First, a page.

Vail’s Snowy Vistas
By: George F. Karioris
Photography: John Schneider
I’ve seen it raining fire in the sky
The shadows from the starlight are softer than a lullaby.”
John Denver (Rocky Mountain High)
The sky was a mottle of steely gray and watery turquoise by the time we reached Belle’s Camp at the top of Blue Sky Basin. The Skyline Express lift had brought us here, as the last leg of a wandering trek which began on Vail’s famous Eagle Bahn gondola in Lionshead village. I had prepared all year for this trip to Vail and was anxious to set my skis on the white firmament of this snowy paradise. Our day had started early, rising at first light with hopeful expectations for favorable weather. While there is nothing certain or constant about the weather when skiing in Colorado we had our fingers crossed eager for a clear day. When I made my plans for this week I had explicitly put in my order for snowy evenings and sunny blue-sky days. Perhaps it was the time zone difference or just poor communications, but when I was on the mountain it was clearly overcast and snowing. With my goggles donned, hat pulled tight, and fleece neck gator pulled up, I was prepared for any weather.
Here, at the farthest place from Vail’s famous front side slopes, Blue Sky Basin was celebrating its tenth anniversary, having first opened to skiers in 2000. Photographer John and travel companion Tim were with me as we began our exploration of this area. Without any detailed plan of attack we began our assault of this amazing region on runs called Cloud-9 and Big Rock Park. The falling snow was presenting us with a soft 4-6 inch base of new powder that allowed us to crisscross the mountain where the only sound heard was the music of the wind in our ears. After a bit of further exploration we found our way onto the run called Into the Wuides. Unlike Cloud-9 which was loosely forested with pine trees throughout, the Wuides is a very long wide open run which today was conditioned as snow covered moguls. I stopped several times on my way down this sea of white to catch my breath and to have it taken away as well. I’ve been to the Rockies many times and I am still often taken by the wonder and grandeur that they so casually and perennially evoke. After this run on my first day at high altitude I was, in a word, gassed. The amazing restorative powers of riding Earl’s Express chair lift seemed to energize me for more and more ventures up and down in Blue Sky.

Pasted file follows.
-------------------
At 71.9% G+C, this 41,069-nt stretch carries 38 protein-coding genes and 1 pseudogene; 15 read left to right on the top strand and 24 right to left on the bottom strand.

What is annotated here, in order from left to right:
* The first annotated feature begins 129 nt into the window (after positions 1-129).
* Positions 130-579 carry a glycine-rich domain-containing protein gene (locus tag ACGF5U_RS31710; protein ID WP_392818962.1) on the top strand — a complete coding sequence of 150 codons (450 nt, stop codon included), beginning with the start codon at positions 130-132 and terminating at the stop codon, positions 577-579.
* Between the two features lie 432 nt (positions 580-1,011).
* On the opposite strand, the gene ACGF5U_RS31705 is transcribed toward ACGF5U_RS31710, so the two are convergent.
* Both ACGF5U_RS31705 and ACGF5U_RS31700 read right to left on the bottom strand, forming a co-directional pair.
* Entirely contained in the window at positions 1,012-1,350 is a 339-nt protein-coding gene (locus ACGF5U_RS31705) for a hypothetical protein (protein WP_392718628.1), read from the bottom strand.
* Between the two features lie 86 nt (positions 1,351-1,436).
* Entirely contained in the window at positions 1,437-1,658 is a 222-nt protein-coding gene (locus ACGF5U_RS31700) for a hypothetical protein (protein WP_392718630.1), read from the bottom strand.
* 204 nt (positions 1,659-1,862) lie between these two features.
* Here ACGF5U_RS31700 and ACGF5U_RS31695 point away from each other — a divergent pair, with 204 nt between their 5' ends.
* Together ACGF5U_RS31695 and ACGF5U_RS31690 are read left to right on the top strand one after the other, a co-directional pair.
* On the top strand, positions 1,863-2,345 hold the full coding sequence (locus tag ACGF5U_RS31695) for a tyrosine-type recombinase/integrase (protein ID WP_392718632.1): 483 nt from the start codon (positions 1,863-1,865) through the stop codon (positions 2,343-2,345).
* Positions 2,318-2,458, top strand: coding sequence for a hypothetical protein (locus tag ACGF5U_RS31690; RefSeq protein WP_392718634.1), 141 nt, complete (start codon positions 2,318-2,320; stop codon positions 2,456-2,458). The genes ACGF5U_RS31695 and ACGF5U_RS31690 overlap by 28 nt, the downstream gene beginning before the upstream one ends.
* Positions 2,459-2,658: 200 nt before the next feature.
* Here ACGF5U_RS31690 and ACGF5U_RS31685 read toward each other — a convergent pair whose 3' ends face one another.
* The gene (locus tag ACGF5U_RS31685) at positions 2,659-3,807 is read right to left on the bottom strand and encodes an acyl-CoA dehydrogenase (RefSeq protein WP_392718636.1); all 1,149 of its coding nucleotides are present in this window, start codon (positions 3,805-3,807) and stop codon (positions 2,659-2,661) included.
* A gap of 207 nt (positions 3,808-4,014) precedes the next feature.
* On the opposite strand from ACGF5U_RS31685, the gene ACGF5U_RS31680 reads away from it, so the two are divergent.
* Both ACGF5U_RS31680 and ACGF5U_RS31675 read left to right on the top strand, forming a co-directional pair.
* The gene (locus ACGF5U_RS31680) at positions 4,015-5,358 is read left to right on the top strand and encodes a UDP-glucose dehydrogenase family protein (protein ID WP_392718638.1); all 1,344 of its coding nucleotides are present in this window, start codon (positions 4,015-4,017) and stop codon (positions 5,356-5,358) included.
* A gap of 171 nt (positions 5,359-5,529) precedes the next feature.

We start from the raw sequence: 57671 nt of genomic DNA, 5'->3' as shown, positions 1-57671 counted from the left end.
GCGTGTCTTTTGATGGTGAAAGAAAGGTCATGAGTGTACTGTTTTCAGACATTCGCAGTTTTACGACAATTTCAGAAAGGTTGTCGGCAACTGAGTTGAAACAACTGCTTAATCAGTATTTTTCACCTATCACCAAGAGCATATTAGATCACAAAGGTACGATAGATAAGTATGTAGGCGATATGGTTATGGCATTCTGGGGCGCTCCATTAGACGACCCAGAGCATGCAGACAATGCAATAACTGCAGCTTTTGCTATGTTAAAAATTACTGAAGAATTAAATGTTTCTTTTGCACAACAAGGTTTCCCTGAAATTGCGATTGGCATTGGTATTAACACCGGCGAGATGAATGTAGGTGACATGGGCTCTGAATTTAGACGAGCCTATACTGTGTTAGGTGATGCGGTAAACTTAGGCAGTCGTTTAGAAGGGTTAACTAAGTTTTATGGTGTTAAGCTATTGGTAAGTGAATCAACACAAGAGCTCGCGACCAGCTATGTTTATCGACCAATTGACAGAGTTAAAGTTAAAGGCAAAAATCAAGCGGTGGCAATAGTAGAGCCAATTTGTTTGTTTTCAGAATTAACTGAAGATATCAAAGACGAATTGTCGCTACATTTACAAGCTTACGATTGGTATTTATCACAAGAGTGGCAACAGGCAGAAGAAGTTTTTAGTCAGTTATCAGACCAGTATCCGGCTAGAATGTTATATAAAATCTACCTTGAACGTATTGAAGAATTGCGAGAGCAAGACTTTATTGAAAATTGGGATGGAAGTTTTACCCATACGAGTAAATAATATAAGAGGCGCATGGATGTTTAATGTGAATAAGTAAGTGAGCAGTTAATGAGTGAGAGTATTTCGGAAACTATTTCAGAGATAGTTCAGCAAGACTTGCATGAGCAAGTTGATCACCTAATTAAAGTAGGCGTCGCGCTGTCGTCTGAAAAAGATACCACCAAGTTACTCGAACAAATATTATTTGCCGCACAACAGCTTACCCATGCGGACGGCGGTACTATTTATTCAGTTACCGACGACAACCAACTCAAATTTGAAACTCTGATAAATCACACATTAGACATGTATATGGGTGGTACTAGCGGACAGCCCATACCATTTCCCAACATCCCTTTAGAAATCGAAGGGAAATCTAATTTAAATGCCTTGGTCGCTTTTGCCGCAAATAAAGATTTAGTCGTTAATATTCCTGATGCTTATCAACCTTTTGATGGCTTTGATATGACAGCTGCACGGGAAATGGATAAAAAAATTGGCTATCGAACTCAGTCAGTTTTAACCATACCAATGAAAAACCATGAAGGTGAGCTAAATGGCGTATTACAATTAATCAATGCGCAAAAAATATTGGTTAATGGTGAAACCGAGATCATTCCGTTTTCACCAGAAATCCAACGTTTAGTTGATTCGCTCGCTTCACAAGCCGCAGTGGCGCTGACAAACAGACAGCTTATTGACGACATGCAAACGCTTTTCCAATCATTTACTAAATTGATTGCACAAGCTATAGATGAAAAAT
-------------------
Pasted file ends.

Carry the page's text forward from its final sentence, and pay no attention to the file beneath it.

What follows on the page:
To people who have never been to Vail or in particular Blue Sky Basin, I advise them – start early and pack a lunch. Seriously, when you organize a ski trip of your guy friends, food is a topic of extreme importance. A high protein and high carbohydrate breakfast had been cooked by Tim this morning and inhaled by the rest of us. In the high country ,exercise and elevation force frequent refueling and rehydration. We were ready for lunch shortly after noon. Oddly deformed turkey and cheese sandwiches, bags of trail mix, and other high energy food were extracted from our pockets and packs inside the tiny cabin called Belle’s Camp. Packed like herring with other skiers, we ate our lunches and chatted up Colorado locals and visitors from around the globe as we ate. Good natured camaraderie and a like-minded synchronicity make these close quarters the perfect spot for a sojourned luncheon. After lunch we made more runs in Blue Sky including runs in Pete’s Bowl like The Grand Review, Star, and Hornsilver. They were running soft and smooth and the lightly falling snow allowed us to make fresh tracks all day long. In good conscience I could not give Vail the credit for the amazing conditions on this day, that credit goes to the Almighty alone. In a correlated reflection, perhaps the Almighty has a special interest in ski conditions at Vail. Who’s to say?
We were on Vail Mountain for three days of skiing. The weather fluctuated some, and yet continued to deliver us blessings of snow each day. During the days on the mountain we stayed bundled up, this was not yet spring ski season, but hey! Snow every day is a blessing. The wind had been fairly quiet and the pine trees collected snow on their boughs as if banking it away for a time when skiers would need it on the slopes. During the next few days those boughs with their accumulated stores of snow gave up their treasure to wind and gravity. The falling snow in gossamer cascades of ivory lace decorated the mountain with a quiet magnificence. Grand cathedrals and monuments made by the hands of man can not compare to the glory of this natural scenery.